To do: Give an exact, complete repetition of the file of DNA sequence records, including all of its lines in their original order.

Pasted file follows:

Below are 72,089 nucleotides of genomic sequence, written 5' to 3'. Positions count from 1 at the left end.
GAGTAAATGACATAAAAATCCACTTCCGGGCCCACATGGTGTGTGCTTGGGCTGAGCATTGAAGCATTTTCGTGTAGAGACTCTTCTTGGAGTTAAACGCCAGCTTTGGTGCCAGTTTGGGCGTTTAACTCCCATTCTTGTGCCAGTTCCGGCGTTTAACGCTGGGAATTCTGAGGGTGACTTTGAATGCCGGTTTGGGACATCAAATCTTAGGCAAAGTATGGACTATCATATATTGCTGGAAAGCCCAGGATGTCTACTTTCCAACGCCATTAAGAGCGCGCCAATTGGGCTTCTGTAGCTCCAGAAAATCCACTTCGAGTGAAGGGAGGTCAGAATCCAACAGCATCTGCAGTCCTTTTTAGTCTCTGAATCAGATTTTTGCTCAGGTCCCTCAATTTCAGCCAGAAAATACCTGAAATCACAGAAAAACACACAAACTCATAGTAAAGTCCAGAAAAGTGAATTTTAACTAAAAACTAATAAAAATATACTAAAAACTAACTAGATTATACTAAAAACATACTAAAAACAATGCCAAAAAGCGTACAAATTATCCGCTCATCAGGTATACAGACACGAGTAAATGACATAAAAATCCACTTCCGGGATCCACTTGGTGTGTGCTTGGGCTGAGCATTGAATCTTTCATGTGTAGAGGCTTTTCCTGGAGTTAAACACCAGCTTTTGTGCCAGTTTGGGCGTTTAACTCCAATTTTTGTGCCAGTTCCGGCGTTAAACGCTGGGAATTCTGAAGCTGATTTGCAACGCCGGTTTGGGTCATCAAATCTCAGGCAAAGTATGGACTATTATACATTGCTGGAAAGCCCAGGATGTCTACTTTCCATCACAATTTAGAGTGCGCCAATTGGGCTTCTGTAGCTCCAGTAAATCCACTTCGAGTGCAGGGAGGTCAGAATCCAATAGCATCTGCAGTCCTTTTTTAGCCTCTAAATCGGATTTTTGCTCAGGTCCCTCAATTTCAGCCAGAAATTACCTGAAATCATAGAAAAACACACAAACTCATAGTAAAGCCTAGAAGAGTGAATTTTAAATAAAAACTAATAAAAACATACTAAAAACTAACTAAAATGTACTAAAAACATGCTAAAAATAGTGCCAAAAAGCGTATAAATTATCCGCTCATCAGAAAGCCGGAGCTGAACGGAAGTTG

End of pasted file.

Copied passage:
Below are 72,089 nucleotides of genomic sequence, written 5' to 3'. Positions count from 1 at the left end.
GAGTAAATGACATAAAAATCCACTTCCGGGCCCACATGGTGTGTGCTTGGGCTGAGCATTGAAGCATTTTCGTGTAGAGACTCTTCTTGGAGTTAAACGCCAGCTTTGGTGCCAGTTTGGGCGTTTAACTCCCATTCTTGTGCCAGTTCCGGCGTTTAACGCTGGGAATTCTGAGGGTGACTTTGAATGCCGGTTTGGGACATCAAATCTTAGGCAAAGTATGGACTATCATATATTGCTGGAAAGCCCAGGATGTCTACTTTCCAACGCCATTAAGAGCGCGCCAATTGGGCTTCTGTAGCTCCAGAAAATCCACTTCGAGTGAAGGGAGGTCAGAATCCAACAGCATCTGCAGTCCTTTTTAGTCTCTGAATCAGATTTTTGCTCAGGTCCCTCAATTTCAGCCAGAAAATACCTGAAATCACAGAAAAACACACAAACTCATAGTAAAGTCCAGAAAAGTGAATTTTAACTAAAAACTAATAAAAATATACTAAAAACTAACTAGATTATACTAAAAACATACTAAAAACAATGCCAAAAAGCGTACAAATTATCCGCTCATCAGGTATACAGACACGAGTAAATGACATAAAAATCCACTTCCGGGATCCACTTGGTGTGTGCTTGGGCTGAGCATTGAATCTTTCATGTGTAGAGGCTTTTCCTGGAGTTAAACACCAGCTTTTGTGCCAGTTTGGGCGTTTAACTCCAATTTTTGTGCCAGTTCCGGCGTTAAACGCTGGGAATTCTGAAGCTGATTTGCAACGCCGGTTTGGGTCATCAAATCTCAGGCAAAGTATGGACTATTATACATTGCTGGAAAGCCCAGGATGTCTACTTTCCATCACAATTTAGAGTGCGCCAATTGGGCTTCTGTAGCTCCAGTAAATCCACTTCGAGTGCAGGGAGGTCAGAATCCAATAGCATCTGCAGTCCTTTTTTAGCCTCTAAATCGGATTTTTGCTCAGGTCCCTCAATTTCAGCCAGAAATTACCTGAAATCATAGAAAAACACACAAACTCATAGTAAAGCCTAGAAGAGTGAATTTTAAATAAAAACTAATAAAAACATACTAAAAACTAACTAAAATGTACTAAAAACATGCTAAAAATAGTGCCAAAAAGCGTATAAATTATCCGCTCATCAGAAAGCCGGAGCTGAACGGAAGTTG